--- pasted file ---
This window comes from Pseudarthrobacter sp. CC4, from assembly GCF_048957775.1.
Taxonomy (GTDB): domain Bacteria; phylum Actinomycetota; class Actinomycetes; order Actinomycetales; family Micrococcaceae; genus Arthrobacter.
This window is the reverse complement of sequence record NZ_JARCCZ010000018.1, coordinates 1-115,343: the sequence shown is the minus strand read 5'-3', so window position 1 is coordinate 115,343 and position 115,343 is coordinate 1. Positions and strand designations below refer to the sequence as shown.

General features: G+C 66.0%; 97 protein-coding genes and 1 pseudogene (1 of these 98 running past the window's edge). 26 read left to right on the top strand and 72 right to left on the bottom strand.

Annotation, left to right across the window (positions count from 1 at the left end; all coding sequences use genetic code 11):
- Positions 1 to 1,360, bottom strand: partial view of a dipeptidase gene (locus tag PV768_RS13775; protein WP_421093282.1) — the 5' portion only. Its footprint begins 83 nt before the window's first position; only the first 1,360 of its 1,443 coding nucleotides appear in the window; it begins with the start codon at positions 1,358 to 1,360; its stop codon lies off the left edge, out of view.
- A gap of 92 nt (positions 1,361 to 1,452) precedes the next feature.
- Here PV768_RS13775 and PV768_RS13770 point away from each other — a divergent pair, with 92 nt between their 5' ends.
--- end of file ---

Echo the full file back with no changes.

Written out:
This window comes from Pseudarthrobacter sp. CC4, from assembly GCF_048957775.1.
Taxonomy (GTDB): domain Bacteria; phylum Actinomycetota; class Actinomycetes; order Actinomycetales; family Micrococcaceae; genus Arthrobacter.
This window is the reverse complement of sequence record NZ_JARCCZ010000018.1, coordinates 1-115,343: the sequence shown is the minus strand read 5'-3', so window position 1 is coordinate 115,343 and position 115,343 is coordinate 1. Positions and strand designations below refer to the sequence as shown.

General features: G+C 66.0%; 97 protein-coding genes and 1 pseudogene (1 of these 98 running past the window's edge). 26 read left to right on the top strand and 72 right to left on the bottom strand.

Annotation, left to right across the window (positions count from 1 at the left end; all coding sequences use genetic code 11):
- Positions 1 to 1,360, bottom strand: partial view of a dipeptidase gene (locus tag PV768_RS13775; protein WP_421093282.1) — the 5' portion only. Its footprint begins 83 nt before the window's first position; only the first 1,360 of its 1,443 coding nucleotides appear in the window; it begins with the start codon at positions 1,358 to 1,360; its stop codon lies off the left edge, out of view.
- A gap of 92 nt (positions 1,361 to 1,452) precedes the next feature.
- Here PV768_RS13775 and PV768_RS13770 point away from each other — a divergent pair, with 92 nt between their 5' ends.